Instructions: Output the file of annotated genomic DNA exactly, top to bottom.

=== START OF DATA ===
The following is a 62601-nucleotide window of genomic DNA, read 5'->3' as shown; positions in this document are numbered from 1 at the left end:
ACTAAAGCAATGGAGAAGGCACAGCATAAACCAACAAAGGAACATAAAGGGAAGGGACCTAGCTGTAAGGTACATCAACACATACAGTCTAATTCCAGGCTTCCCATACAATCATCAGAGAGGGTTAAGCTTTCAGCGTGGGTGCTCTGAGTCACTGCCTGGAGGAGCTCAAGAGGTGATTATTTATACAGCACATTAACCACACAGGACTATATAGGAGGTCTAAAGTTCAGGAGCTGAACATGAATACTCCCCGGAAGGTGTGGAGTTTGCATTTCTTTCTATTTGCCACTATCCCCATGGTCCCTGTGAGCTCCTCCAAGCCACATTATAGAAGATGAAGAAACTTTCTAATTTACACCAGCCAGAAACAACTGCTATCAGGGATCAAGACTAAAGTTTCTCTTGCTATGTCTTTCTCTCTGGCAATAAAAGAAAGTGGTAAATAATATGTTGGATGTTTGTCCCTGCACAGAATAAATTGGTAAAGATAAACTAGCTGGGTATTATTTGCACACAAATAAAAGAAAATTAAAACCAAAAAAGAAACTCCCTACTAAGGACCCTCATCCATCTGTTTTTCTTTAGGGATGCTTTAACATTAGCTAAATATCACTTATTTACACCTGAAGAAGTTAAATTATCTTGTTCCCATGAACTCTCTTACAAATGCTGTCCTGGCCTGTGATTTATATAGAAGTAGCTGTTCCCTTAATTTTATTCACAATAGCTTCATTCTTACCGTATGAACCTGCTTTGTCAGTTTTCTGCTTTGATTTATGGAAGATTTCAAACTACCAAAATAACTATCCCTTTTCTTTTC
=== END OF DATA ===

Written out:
The following is a 62601-nucleotide window of genomic DNA, read 5'->3' as shown; positions in this document are numbered from 1 at the left end:
ACTAAAGCAATGGAGAAGGCACAGCATAAACCAACAAAGGAACATAAAGGGAAGGGACCTAGCTGTAAGGTACATCAACACATACAGTCTAATTCCAGGCTTCCCATACAATCATCAGAGAGGGTTAAGCTTTCAGCGTGGGTGCTCTGAGTCACTGCCTGGAGGAGCTCAAGAGGTGATTATTTATACAGCACATTAACCACACAGGACTATATAGGAGGTCTAAAGTTCAGGAGCTGAACATGAATACTCCCCGGAAGGTGTGGAGTTTGCATTTCTTTCTATTTGCCACTATCCCCATGGTCCCTGTGAGCTCCTCCAAGCCACATTATAGAAGATGAAGAAACTTTCTAATTTACACCAGCCAGAAACAACTGCTATCAGGGATCAAGACTAAAGTTTCTCTTGCTATGTCTTTCTCTCTGGCAATAAAAGAAAGTGGTAAATAATATGTTGGATGTTTGTCCCTGCACAGAATAAATTGGTAAAGATAAACTAGCTGGGTATTATTTGCACACAAATAAAAGAAAATTAAAACCAAAAAAGAAACTCCCTACTAAGGACCCTCATCCATCTGTTTTTCTTTAGGGATGCTTTAACATTAGCTAAATATCACTTATTTACACCTGAAGAAGTTAAATTATCTTGTTCCCATGAACTCTCTTACAAATGCTGTCCTGGCCTGTGATTTATATAGAAGTAGCTGTTCCCTTAATTTTATTCACAATAGCTTCATTCTTACCGTATGAACCTGCTTTGTCAGTTTTCTGCTTTGATTTATGGAAGATTTCAAACTACCAAAATAACTATCCCTTTTCTTTTC